!3 




CO 



CO 

ft 



p 

•H 

cm 
O 



I 

CO 



O 


O 

cti 
-P 
o 
Q) 





oj • 

-P rH 
O P- 

On 



fiv 



(4uaDjaj) aDUD4Da|jay 



I CO 

• -H 

"LA !> 

O 

W 

•H 




0.6 0.7 0.8 0.9 

Wavelength (yum) 



Figure 6. --Total relative flux downward at the surface of White Sands 
for a Rayleigh atmosphere and various solar zenith angles. Arrows 
indicate relative flux incident at the top of the atmosphere. 

following three intensity components: 



L gD 



(+p) 



hd (+ m) 



Io(+y) 



surface -reflected radiation transmitted directly through 
the atmosphere. 

surface-reflected radiation transmitted diffusely outward 
through the atmosphere. 

radiation backscattered by the atmosphere without having 
ever reached the surface. 



We again assume, as a first approximation, a Rayleigh atmospheric model and 
further assume that the radiometer is viewing directly downward over the 
White Sands area. This latter assumption is by no means necessary, but is 
realistic for an orbiting satellite. Generalization to non-nadir directions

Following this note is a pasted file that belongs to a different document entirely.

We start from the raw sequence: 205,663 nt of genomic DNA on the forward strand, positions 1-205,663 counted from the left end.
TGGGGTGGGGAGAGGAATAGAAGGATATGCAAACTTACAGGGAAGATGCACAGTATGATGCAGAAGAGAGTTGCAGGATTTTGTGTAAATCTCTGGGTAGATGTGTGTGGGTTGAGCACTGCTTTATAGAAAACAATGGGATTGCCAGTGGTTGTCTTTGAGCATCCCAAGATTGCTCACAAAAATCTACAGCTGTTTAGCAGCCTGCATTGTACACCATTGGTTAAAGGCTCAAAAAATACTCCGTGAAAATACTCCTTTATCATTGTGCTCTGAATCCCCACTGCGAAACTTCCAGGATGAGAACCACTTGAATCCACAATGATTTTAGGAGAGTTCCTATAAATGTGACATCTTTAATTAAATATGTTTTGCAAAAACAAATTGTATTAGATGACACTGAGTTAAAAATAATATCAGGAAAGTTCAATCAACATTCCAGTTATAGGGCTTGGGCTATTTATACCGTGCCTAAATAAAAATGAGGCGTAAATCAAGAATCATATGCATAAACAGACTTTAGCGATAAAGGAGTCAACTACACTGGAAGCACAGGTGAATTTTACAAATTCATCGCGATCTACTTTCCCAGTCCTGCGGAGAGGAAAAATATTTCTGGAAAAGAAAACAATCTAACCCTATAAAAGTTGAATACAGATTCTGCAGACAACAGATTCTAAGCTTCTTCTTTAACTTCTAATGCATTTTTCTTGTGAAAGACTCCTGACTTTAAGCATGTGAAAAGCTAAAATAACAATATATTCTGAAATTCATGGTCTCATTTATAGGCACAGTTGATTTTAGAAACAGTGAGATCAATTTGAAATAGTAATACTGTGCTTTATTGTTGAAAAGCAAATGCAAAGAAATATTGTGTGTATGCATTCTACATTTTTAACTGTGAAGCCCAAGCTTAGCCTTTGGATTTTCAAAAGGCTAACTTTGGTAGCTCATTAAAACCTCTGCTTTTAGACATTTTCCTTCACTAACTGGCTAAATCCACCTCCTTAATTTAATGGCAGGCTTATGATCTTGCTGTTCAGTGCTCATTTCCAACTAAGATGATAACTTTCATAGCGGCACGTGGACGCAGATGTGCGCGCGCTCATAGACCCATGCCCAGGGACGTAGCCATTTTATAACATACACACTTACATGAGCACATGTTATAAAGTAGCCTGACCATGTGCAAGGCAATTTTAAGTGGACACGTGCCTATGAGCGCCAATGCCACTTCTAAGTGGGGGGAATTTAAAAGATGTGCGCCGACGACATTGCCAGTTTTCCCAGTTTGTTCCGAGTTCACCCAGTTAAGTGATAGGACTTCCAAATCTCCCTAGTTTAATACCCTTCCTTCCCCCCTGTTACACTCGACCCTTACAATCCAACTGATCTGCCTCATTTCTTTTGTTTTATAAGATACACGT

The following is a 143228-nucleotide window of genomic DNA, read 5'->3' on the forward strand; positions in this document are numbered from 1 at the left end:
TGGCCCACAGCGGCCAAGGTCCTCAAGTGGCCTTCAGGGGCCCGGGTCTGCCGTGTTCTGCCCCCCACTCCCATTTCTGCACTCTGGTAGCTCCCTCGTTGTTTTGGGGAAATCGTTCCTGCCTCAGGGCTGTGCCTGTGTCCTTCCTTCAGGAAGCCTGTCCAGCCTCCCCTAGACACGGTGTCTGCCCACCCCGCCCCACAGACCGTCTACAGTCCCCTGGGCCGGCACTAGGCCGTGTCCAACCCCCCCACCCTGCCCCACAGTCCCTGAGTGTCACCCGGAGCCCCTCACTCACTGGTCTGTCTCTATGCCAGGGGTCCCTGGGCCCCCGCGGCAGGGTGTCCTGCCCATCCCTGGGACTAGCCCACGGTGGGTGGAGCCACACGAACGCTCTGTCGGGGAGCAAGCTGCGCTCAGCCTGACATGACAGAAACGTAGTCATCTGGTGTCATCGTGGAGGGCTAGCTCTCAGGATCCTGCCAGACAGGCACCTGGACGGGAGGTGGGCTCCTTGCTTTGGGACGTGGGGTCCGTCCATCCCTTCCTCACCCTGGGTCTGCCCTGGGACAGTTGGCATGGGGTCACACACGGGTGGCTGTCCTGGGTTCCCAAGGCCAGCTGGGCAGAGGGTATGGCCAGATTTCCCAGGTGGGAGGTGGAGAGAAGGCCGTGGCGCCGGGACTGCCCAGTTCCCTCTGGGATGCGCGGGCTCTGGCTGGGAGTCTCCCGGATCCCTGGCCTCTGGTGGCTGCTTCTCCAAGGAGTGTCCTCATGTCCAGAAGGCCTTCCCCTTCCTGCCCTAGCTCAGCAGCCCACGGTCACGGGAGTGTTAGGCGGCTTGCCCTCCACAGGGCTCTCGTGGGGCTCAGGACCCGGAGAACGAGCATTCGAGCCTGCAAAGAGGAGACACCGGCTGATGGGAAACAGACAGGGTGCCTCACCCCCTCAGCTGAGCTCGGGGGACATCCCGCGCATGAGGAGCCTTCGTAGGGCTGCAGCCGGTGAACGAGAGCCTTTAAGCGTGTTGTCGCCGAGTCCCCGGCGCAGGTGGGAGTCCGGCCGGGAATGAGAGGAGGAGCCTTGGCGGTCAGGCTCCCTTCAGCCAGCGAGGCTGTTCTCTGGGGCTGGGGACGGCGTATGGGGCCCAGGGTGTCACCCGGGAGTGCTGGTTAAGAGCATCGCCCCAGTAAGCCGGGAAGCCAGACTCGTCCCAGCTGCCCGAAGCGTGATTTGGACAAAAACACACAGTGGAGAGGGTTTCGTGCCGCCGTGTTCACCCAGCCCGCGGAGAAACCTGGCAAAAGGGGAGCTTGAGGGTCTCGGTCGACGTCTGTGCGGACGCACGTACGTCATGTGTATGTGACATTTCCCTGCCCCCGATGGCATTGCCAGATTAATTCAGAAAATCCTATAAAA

will present no difficulty, if such is necessary.' 

The first requirement is to determine the intensity I g ( + I- 1 ) in the outward 
direction at the ground. For the Lambert surface assumed, this intensity is 
independent of direction and is of magnitude 



lj + v) - 



R 



V-io , 



(6) 



where R is total reflectance of the surface. Values of R and F (- u) are 



10. 




0.6 0.7 0.8 

Wavelength (urn) 



09 



Fig. 7. --Total spectral flux of radiation incident at the surface of White 
Sands for a Rayleigh atmosphere and various zenith angles of the sun. 

given in figures 5 and 7, respectively. 



By far the most dominant component of the outward intensity for the case of 
White Sands is I„n( + ). For the nadir direction it is expressed as 



i gD ( + 



IgD^u) 



y„). 



- T 



(7) 



Curves of 1~q(+ \i) are shown as functions of wavelength for seven different 
solar zenith angles in the top section of figure 8. It should be noted that 
the units (W cm~2 ym~l sr"- 1 -) are those of intensity, not of flux. 

Values of component Ig(+y) can be obtained by triple interpolation from 
the tables of Coulson, Dave, and Sekera (i960) using the appropriate values 
of surface reflectance for White Sands and the variation of optical thickness 
with wavelength at the altitude of White Sands. The accuracy obtained by 
this procedure Is not high, but Ig(+y) Is a small quantity compared to 
I g £)( + y). The interpolation errors are of second order and probably 
negligible. 



No equivalent set of calculations is available for determining directly the